Looking back, I recognize that those formative experiences I had as a young person sent me on the trajectory for the success I’ve known as an adult. They were more important than college. Why? Because travel can transform us into the people we were meant to be. I felt inspired by the things I saw and the people I met, and was disturbed by my own prior lack of understanding of the bigger, grander world.
A History of Learners Changed by Travel
There are few experiences more powerful than travel for awakening passion in young learners. Take author Toni Morrison, who spent her youth in Ohio reading books by white writers. It wasn’t until her student days at Howard University in Washington that she finally encountered books about the contemporary black American experience by black authors. She was frustrated to learn that few of those books actually existed and began writing them herself. Traveling was the catalyst for her life’s work. Author Ernest Hemingway, who was born in Illinois, also found inspiration abroad in the form of mentors and friends who helped him develop his straightforward writing style.
One might imagine that these pioneers would have found their way no matter what because of their talent and skill, but I believe it is tactile experiences that transform people from merely talented into those who use their talent to make a mark on the world. And the educator in me believes that we should be cultivating this desire and providing opportunities like these for our students.
Of course, there are many financial issues that affect schools' ability to send students on field trips, much less around the country or abroad. But prioritizing such opportunities, especially for struggling students, is not impossible. Why should middle- and upper-class students be the only ones to receive such opportunities, especially when the impact could be far greater for students who have yet to experience travel at all?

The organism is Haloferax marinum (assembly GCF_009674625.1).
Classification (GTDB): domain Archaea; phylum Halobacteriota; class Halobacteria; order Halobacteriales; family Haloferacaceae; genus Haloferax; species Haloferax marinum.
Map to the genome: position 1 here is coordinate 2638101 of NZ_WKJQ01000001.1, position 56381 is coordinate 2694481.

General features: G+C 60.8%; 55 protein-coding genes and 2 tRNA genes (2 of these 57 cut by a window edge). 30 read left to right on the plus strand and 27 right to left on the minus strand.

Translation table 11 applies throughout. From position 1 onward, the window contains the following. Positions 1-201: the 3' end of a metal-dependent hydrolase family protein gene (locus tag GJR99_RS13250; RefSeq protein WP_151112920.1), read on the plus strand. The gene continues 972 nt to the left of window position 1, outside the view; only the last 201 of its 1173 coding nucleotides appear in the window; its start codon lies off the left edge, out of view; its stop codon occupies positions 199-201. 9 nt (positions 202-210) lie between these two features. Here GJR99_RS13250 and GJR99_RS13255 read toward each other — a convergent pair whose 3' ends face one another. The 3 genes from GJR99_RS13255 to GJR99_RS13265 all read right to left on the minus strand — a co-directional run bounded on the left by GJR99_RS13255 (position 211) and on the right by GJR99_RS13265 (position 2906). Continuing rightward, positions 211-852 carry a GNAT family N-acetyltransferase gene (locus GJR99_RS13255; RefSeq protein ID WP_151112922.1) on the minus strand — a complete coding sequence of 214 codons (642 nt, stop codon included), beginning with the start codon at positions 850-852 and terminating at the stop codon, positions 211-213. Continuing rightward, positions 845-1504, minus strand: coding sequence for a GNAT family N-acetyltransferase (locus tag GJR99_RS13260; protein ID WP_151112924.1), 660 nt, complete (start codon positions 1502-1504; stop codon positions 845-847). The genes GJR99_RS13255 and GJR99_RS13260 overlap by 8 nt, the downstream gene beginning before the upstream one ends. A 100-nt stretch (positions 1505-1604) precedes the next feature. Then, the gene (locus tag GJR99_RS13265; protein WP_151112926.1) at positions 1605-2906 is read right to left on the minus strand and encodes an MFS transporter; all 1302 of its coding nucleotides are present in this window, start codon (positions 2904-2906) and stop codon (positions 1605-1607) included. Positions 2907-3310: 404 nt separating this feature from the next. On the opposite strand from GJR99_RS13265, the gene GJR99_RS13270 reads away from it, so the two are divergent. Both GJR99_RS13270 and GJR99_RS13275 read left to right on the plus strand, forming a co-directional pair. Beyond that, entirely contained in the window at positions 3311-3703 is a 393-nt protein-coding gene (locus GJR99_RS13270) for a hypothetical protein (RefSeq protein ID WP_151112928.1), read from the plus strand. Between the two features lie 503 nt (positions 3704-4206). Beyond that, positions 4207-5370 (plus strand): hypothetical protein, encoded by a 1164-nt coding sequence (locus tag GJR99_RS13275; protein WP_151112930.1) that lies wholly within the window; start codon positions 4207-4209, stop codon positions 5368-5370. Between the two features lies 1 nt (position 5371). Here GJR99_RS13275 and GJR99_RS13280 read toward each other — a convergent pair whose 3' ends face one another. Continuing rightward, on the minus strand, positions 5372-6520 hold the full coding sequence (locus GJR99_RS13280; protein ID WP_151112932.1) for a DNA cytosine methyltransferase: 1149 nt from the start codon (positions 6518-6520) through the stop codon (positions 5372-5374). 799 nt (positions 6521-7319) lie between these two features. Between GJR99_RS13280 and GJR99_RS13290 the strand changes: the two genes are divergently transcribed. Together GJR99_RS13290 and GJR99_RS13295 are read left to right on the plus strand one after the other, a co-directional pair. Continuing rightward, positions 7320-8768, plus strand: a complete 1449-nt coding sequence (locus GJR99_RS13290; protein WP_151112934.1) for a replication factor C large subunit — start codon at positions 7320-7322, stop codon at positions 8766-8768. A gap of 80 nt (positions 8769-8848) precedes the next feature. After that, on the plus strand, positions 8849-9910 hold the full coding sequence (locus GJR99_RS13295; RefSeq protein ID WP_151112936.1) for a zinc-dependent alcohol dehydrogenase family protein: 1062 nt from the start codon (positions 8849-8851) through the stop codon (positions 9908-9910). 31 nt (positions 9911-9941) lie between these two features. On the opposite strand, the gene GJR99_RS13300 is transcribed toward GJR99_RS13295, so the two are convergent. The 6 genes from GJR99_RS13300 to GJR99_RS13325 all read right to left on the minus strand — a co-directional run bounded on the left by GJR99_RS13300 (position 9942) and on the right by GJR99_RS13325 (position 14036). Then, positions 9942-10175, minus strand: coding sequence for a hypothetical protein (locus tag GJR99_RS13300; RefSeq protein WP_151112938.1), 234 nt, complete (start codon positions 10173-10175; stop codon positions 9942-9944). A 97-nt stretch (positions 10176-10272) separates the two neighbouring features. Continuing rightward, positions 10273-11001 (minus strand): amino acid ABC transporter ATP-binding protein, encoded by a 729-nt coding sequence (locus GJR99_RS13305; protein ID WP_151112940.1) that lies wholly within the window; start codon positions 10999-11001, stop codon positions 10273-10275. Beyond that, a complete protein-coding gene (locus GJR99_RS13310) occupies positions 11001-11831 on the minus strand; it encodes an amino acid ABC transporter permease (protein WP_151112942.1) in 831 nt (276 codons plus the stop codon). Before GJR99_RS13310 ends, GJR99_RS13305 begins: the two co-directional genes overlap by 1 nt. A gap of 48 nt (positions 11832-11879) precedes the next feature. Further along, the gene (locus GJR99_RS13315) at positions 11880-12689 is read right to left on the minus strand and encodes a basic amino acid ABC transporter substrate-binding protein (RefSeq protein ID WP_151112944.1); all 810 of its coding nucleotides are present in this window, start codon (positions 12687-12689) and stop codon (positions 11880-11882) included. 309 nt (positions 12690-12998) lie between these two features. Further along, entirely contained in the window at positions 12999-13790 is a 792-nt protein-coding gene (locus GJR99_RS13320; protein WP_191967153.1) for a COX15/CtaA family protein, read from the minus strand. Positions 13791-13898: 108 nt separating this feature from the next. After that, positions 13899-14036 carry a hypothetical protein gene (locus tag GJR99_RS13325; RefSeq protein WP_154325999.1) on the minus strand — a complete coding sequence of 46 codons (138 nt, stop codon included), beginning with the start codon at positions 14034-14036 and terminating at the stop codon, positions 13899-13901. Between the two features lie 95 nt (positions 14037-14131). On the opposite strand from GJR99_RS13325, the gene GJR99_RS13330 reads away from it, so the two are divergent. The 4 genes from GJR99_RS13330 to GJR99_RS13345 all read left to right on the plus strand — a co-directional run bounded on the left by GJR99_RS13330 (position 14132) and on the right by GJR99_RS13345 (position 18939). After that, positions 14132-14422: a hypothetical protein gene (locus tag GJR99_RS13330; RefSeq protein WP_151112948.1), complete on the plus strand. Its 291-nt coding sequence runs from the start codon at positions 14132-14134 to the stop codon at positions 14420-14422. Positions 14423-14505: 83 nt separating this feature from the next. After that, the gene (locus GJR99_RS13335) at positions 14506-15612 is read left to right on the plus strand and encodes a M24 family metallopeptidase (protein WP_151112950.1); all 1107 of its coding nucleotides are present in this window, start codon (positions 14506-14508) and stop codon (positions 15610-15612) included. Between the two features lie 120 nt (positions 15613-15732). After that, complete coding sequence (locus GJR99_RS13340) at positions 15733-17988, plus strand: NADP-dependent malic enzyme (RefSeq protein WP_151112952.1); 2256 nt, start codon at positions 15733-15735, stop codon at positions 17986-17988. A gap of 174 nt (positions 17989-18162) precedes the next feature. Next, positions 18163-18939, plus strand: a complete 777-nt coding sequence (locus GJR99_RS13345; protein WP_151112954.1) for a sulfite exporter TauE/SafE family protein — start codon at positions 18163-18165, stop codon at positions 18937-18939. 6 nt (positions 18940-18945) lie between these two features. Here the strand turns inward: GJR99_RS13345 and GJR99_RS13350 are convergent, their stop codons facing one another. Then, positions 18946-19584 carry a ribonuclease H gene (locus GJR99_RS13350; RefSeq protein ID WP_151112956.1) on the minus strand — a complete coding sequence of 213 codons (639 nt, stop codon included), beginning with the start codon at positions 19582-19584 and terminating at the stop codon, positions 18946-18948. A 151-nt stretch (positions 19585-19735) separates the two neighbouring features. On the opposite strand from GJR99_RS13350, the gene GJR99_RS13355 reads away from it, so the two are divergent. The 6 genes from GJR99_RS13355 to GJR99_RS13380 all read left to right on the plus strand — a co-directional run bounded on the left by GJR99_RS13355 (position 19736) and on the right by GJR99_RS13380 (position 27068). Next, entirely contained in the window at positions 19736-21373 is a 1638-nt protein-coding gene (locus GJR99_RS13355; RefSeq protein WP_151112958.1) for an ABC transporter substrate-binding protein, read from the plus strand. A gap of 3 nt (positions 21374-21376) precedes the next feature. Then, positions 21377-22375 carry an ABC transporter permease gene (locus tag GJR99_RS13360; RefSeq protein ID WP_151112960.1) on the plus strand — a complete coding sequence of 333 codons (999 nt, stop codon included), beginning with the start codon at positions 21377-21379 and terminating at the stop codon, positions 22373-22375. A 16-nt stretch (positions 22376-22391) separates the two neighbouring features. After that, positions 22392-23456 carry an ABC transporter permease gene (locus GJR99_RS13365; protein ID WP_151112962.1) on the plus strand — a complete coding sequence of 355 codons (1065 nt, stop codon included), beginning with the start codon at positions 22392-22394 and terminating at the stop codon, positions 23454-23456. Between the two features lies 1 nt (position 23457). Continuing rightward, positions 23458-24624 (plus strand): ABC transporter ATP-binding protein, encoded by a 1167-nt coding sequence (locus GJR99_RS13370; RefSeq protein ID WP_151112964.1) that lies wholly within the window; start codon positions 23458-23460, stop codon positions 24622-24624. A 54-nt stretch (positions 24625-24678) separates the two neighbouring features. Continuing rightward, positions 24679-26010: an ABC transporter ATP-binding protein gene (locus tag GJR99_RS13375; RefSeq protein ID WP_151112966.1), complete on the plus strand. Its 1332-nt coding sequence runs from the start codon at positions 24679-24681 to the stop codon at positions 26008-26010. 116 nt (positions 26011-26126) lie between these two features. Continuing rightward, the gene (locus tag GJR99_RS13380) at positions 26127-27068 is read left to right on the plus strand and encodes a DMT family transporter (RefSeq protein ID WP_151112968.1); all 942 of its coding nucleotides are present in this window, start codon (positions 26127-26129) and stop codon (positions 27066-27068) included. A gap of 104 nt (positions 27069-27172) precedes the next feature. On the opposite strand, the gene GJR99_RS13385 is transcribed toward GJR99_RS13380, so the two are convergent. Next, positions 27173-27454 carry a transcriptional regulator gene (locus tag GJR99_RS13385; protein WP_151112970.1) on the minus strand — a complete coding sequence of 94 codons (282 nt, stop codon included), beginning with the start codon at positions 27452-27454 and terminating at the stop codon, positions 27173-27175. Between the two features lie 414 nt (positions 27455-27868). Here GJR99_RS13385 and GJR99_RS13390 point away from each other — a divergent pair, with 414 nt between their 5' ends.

Expanding the Walls of the Classroom
In my tenure as an educator in Kentucky, I’ve advocated for experiences outside of the classroom walls for my own students. Going somewhere new or getting the chance to interact with an interesting person impacted my students in ways they couldn’t have imagined.
When I took my suburban, mostly white students to the ESL Newcomer Academy, a public school in Louisville, Ky. where all students are beginning English speakers, one of my students told me later that the experience was the most important moment of her educational career, inspiring her to study Spanish in college.
I’ve taken students to local writing conferences, where they’ve received one-of-a-kind workshops with prestigious writers such as Helen Oyeyemi and Frank X Walker. I’ve taken students to farms, museums, plays, candy factories, printing presses, universities, and other schools very different from their own. And when funds have fallen short, I’ve asked guest speakers—ranging from forensic scientists to district court judges to literary agents—to come to us.
Teachers can look beyond their content and the material limitations of their environment to give students real and unique experiences that impassion them to think outside the bounds of their neighborhood, school, or classroom. Learning from a textbook will not be the catalyst for change in a child’s life, but experiencing a world beyond their own just might be.